Game-based math learning boosts students’ ability to reason, understand underlying concepts, and find solutions to complex math problems. Educational games motivate students to find creative solutions and drive them to accelerate their learning, having fun all the while.

In reality, educational games just help the students understand math concepts and remember them for a long time. The discussion students have with each other to create a long-lasting learning effect adds to the confidence. Together, it makes the student feel equal to their peers and empowered.

The equation of games and math

While many institutions strive to get students interested in math, gaming offers an engaging solution. Making the right moves in a game can take a student high up on the math charts.

  • Choosing game-based learning encourages strategic mathematical thinking. Students find innovative strategies to solve problems and strengthen their understanding of numbers.
  • Repeatedly playing math-related games can help develop computational fluency. Digital games present irresistible opportunities for practicing math with a touch of fun.
  • Game-led learning can help students to develop familiarity with the number system. Students can master their computational skills to build a deeper understanding of concepts and improve math performance.
  • Games support a school-to-home connection. Going beyond school hours and reliance on teachers, parents can also aid schools in math. They can enhance children’s mathematical thinking and improve performance by playing educational games with them at home.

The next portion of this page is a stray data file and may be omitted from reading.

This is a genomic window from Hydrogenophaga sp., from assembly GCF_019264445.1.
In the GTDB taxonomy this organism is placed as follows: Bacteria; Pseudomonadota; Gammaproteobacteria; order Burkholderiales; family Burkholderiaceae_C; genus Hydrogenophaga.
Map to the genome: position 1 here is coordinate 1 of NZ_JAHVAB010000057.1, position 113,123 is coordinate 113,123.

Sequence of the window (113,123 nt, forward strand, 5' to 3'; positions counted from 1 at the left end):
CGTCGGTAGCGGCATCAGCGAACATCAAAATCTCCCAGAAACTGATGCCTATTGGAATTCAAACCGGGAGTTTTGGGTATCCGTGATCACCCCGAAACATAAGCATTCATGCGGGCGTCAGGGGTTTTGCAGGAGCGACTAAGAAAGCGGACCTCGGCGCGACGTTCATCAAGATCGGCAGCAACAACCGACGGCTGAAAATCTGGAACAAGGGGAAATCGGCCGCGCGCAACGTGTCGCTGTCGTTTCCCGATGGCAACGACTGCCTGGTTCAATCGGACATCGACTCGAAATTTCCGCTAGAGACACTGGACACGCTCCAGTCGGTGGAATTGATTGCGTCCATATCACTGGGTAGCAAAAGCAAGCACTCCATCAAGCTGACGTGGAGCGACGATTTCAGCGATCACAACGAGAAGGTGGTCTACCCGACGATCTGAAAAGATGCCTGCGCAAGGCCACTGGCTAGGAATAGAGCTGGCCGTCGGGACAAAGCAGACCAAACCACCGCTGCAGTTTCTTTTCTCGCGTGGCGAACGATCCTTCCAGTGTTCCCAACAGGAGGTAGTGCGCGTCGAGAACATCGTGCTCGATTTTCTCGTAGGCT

On one hand, while game-based math learning plays a great role in relieving anxiety, they also increase screen time for strained little eyes. But these games in essence also serve as brain teasers. The time spent learning through playing math games enriches a student’s life manifold.

Interest balances the math anxiety

Children love to play. Some like outdoors while some are hooked on to board games. With technology, another group of children is emerging – the ones who love to play digital games. Every time they get in the chaos of homework and assignments, playing educational games brings them back to learning in a fun way. Since they are engaged in an activity they love to and are challenged by, they enjoy every part of this learning journey. Sans any fear of failure, children can up their score of strategic thinking, problem-solving, and fluency in math – without even realizing the pressure.

Every problem has a unique solution. Every student is different, and so should the choice of educational games be. In a learning context, here’s how a learning-focused game can help find the right balance of interest while minimizing any ill effects.

  • What’s the age and maturity? Children aren’t always as mature as their age in years. It’s important to choose a game that is right for a child’s mental maturity. A game with a shooting sequence for a 7-year old is as misfit as a game with cute cartoons for a 12-year-old.